Scientists discovered a 400,000-year-old fossil human cranium in Portugal, altering the understanding of how humans evolved.
The cranium is one of the oldest fossils of its type ever discovered and the westernmost human fossil from the mid-Pleistocene epoch ever found in Europe. Other mid-Pleistocene fossils found by scientists are often poorly dated and lack a clear archaeological context.
“This is an interesting new fossil discovery from the Iberian Peninsula, a crucial region for understanding the origin and evolution of the Neandertals,” Dr. Rolf Quam, an anthropology professor at Binghamton University, said in a press statement Monday. “The Aroeria cranium increases the anatomical diversity in the human fossil record from this time period, suggesting different populations showed somewhat different combinations of features.”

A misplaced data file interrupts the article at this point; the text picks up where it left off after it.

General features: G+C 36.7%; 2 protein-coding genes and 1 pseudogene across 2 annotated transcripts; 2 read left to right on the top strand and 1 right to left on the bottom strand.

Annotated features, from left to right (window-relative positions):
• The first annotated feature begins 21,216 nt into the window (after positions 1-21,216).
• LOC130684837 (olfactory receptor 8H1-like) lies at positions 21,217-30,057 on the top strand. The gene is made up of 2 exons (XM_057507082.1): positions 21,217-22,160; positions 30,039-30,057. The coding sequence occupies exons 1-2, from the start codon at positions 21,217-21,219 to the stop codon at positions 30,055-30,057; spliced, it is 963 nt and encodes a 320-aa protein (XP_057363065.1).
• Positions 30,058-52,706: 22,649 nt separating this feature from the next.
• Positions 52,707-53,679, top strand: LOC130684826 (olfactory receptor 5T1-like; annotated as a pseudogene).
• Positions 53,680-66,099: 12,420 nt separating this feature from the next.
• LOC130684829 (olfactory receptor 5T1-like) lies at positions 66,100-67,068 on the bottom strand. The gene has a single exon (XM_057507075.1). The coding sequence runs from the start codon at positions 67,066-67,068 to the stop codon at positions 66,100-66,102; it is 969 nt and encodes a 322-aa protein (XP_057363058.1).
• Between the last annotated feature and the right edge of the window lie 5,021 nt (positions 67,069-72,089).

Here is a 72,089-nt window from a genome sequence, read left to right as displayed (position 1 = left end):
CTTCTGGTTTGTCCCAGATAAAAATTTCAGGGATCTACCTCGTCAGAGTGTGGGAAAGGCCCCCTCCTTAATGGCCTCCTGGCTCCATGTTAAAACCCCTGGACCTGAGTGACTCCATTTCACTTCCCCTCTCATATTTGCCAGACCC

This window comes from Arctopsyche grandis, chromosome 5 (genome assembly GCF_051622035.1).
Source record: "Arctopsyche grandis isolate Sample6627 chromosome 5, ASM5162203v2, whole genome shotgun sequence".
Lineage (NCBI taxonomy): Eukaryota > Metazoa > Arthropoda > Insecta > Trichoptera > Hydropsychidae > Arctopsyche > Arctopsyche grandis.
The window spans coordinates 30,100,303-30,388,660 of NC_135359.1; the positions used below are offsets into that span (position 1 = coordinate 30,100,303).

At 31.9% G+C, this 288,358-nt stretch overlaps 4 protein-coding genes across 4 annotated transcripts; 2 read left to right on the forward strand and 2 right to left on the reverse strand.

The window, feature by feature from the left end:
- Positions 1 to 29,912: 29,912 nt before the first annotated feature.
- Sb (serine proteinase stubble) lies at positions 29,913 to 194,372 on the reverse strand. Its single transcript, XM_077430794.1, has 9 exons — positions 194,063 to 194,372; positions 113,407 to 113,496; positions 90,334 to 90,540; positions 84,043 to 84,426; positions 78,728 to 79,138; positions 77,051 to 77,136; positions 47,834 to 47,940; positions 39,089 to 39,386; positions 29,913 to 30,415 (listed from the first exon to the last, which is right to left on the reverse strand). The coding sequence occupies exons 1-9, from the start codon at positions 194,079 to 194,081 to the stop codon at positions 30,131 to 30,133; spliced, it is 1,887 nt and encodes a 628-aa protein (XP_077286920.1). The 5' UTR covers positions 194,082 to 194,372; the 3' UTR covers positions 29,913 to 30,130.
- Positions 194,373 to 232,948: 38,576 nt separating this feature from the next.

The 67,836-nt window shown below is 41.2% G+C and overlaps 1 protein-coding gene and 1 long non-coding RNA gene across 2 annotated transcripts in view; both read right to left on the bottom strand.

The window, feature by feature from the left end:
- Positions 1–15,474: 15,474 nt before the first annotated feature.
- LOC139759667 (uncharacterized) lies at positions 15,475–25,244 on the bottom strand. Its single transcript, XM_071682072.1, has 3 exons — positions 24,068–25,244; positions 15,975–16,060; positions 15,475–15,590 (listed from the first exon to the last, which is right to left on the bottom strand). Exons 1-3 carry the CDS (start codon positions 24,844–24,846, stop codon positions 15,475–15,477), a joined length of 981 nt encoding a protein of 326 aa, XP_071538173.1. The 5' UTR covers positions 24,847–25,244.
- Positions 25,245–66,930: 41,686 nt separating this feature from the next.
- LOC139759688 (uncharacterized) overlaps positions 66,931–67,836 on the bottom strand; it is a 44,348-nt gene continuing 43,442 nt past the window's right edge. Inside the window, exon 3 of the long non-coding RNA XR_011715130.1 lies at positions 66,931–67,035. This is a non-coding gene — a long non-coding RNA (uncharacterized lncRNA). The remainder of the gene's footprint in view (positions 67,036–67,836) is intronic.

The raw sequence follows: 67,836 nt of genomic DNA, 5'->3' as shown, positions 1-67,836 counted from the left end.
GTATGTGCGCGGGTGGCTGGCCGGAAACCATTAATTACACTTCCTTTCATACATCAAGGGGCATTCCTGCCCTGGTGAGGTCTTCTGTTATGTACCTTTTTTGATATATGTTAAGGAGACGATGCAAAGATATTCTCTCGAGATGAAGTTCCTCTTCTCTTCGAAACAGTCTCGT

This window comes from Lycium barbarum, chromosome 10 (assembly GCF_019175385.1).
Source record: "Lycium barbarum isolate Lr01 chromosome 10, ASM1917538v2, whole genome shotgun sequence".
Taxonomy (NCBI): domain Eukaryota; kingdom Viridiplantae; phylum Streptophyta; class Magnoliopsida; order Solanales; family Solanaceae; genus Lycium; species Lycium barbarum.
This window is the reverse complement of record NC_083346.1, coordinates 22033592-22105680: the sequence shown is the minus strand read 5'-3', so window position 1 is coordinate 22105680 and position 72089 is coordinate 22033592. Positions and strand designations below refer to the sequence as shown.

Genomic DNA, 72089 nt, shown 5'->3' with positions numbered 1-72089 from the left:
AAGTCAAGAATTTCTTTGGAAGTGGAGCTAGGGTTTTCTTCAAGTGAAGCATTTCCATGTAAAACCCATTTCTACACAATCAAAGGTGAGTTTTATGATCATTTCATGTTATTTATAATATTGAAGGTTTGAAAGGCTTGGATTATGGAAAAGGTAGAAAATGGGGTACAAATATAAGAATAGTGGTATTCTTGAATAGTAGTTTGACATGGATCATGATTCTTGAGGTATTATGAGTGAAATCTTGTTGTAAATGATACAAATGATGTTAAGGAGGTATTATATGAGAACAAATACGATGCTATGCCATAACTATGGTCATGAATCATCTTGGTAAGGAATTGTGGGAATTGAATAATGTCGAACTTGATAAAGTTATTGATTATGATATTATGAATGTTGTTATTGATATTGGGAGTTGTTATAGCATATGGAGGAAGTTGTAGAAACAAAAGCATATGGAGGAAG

The cranium was near abundant animal remains and stone tools, including numerous hand axes. Its proximity to these these things indicates the humans of the region were more modern and diverse than originally believed as they were hunting and using tools.
The new fossil will form the centerpiece of an exhibit on human evolution at a museum in Lisbon, Portugal.
Earlier this month, University College London researchers discovered a fossil indicating life on Earth likely started up to 4.5 billion years ago. Before this discovery, the oldest confirmed life on Earth was dated to 3.4 billion years ago, leading scientists to speculate that life probably started around 3.7 billion years ago.
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